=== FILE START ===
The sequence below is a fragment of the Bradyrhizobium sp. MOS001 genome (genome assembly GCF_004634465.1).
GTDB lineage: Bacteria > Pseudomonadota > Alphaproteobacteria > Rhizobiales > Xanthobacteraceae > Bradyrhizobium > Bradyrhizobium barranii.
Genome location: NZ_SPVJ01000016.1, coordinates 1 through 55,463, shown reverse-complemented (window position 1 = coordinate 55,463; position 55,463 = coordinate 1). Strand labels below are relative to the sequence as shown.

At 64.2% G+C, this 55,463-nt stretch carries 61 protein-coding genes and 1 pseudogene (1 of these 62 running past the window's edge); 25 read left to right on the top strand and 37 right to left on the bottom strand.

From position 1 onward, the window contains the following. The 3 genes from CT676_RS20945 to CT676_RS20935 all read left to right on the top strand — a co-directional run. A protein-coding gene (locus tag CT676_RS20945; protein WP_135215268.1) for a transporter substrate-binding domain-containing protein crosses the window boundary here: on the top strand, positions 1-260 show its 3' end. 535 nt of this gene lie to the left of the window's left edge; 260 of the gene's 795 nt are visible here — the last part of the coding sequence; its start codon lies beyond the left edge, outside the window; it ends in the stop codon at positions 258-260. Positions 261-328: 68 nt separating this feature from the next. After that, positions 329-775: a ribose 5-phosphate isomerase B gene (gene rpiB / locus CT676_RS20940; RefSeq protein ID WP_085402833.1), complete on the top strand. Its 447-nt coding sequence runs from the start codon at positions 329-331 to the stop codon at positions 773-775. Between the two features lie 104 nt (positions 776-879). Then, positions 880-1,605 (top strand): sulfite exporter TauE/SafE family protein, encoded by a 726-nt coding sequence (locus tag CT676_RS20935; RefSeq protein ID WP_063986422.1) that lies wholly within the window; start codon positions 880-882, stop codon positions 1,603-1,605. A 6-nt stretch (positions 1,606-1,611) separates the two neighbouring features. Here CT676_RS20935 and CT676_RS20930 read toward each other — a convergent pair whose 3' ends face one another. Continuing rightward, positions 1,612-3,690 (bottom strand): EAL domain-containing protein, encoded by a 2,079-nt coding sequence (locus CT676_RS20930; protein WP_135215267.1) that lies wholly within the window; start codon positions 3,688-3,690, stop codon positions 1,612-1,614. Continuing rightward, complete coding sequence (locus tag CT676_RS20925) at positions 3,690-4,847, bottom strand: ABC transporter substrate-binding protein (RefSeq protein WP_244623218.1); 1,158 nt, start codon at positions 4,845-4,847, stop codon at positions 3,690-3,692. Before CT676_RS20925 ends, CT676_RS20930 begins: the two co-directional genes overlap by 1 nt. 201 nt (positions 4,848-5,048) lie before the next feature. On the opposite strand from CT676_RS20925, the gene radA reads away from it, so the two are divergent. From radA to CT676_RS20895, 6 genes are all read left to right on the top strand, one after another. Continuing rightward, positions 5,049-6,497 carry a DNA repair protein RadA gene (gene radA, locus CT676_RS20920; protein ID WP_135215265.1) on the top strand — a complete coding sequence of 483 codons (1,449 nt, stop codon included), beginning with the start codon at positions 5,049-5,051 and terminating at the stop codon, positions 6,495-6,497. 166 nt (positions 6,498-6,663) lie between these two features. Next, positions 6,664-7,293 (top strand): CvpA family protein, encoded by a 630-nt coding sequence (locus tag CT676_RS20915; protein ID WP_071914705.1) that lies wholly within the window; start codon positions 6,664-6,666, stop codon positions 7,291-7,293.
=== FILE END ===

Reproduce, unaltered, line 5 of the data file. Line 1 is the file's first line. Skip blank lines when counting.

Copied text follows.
From position 1 onward, the window contains the following. The 3 genes from CT676_RS20945 to CT676_RS20935 all read left to right on the top strand — a co-directional run. A protein-coding gene (locus tag CT676_RS20945; protein WP_135215268.1) for a transporter substrate-binding domain-containing protein crosses the window boundary here: on the top strand, positions 1-260 show its 3' end. 535 nt of this gene lie to the left of the window's left edge; 260 of the gene's 795 nt are visible here — the last part of the coding sequence; its start codon lies beyond the left edge, outside the window; it ends in the stop codon at positions 258-260. Positions 261-328: 68 nt separating this feature from the next. After that, positions 329-775: a ribose 5-phosphate isomerase B gene (gene rpiB / locus CT676_RS20940; RefSeq protein ID WP_085402833.1), complete on the top strand. Its 447-nt coding sequence runs from the start codon at positions 329-331 to the stop codon at positions 773-775. Between the two features lie 104 nt (positions 776-879). Then, positions 880-1,605 (top strand): sulfite exporter TauE/SafE family protein, encoded by a 726-nt coding sequence (locus tag CT676_RS20935; RefSeq protein ID WP_063986422.1) that lies wholly within the window; start codon positions 880-882, stop codon positions 1,603-1,605. A 6-nt stretch (positions 1,606-1,611) separates the two neighbouring features. Here CT676_RS20935 and CT676_RS20930 read toward each other — a convergent pair whose 3' ends face one another. Continuing rightward, positions 1,612-3,690 (bottom strand): EAL domain-containing protein, encoded by a 2,079-nt coding sequence (locus CT676_RS20930; protein WP_135215267.1) that lies wholly within the window; start codon positions 3,688-3,690, stop codon positions 1,612-1,614. Continuing rightward, complete coding sequence (locus tag CT676_RS20925) at positions 3,690-4,847, bottom strand: ABC transporter substrate-binding protein (RefSeq protein WP_244623218.1); 1,158 nt, start codon at positions 4,845-4,847, stop codon at positions 3,690-3,692. Before CT676_RS20925 ends, CT676_RS20930 begins: the two co-directional genes overlap by 1 nt. 201 nt (positions 4,848-5,048) lie before the next feature. On the opposite strand from CT676_RS20925, the gene radA reads away from it, so the two are divergent. From radA to CT676_RS20895, 6 genes are all read left to right on the top strand, one after another. Continuing rightward, positions 5,049-6,497 carry a DNA repair protein RadA gene (gene radA, locus CT676_RS20920; protein ID WP_135215265.1) on the top strand — a complete coding sequence of 483 codons (1,449 nt, stop codon included), beginning with the start codon at positions 5,049-5,051 and terminating at the stop codon, positions 6,495-6,497. 166 nt (positions 6,498-6,663) lie between these two features. Next, positions 6,664-7,293 (top strand): CvpA family protein, encoded by a 630-nt coding sequence (locus tag CT676_RS20915; protein ID WP_071914705.1) that lies wholly within the window; start codon positions 6,664-6,666, stop codon positions 7,291-7,293.